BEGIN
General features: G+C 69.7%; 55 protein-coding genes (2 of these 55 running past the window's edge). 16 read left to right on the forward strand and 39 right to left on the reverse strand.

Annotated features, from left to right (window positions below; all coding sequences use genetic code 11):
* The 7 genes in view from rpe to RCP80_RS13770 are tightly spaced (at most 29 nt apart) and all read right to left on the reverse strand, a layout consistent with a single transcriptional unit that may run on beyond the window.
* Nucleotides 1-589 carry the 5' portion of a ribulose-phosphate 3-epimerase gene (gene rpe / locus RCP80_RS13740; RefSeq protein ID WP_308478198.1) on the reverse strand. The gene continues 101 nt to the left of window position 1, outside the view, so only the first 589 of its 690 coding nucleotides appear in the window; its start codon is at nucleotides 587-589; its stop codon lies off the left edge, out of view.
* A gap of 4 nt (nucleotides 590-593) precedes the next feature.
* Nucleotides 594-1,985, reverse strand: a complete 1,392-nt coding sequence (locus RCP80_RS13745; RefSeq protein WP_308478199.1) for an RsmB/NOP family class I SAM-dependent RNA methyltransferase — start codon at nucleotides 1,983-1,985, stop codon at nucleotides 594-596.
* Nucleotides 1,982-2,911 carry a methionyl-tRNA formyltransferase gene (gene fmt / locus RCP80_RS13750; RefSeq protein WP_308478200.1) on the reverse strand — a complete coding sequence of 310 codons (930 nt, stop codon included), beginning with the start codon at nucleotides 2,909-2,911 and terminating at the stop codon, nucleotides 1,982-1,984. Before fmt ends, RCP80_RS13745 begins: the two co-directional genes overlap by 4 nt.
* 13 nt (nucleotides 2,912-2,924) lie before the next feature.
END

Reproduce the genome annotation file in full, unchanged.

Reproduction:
General features: G+C 69.7%; 55 protein-coding genes (2 of these 55 running past the window's edge). 16 read left to right on the forward strand and 39 right to left on the reverse strand.

Annotated features, from left to right (window positions below; all coding sequences use genetic code 11):
* The 7 genes in view from rpe to RCP80_RS13770 are tightly spaced (at most 29 nt apart) and all read right to left on the reverse strand, a layout consistent with a single transcriptional unit that may run on beyond the window.
* Nucleotides 1-589 carry the 5' portion of a ribulose-phosphate 3-epimerase gene (gene rpe / locus RCP80_RS13740; RefSeq protein ID WP_308478198.1) on the reverse strand. The gene continues 101 nt to the left of window position 1, outside the view, so only the first 589 of its 690 coding nucleotides appear in the window; its start codon is at nucleotides 587-589; its stop codon lies off the left edge, out of view.
* A gap of 4 nt (nucleotides 590-593) precedes the next feature.
* Nucleotides 594-1,985, reverse strand: a complete 1,392-nt coding sequence (locus RCP80_RS13745; RefSeq protein WP_308478199.1) for an RsmB/NOP family class I SAM-dependent RNA methyltransferase — start codon at nucleotides 1,983-1,985, stop codon at nucleotides 594-596.
* Nucleotides 1,982-2,911 carry a methionyl-tRNA formyltransferase gene (gene fmt / locus RCP80_RS13750; RefSeq protein WP_308478200.1) on the reverse strand — a complete coding sequence of 310 codons (930 nt, stop codon included), beginning with the start codon at nucleotides 2,909-2,911 and terminating at the stop codon, nucleotides 1,982-1,984. Before fmt ends, RCP80_RS13745 begins: the two co-directional genes overlap by 4 nt.
* 13 nt (nucleotides 2,912-2,924) lie before the next feature.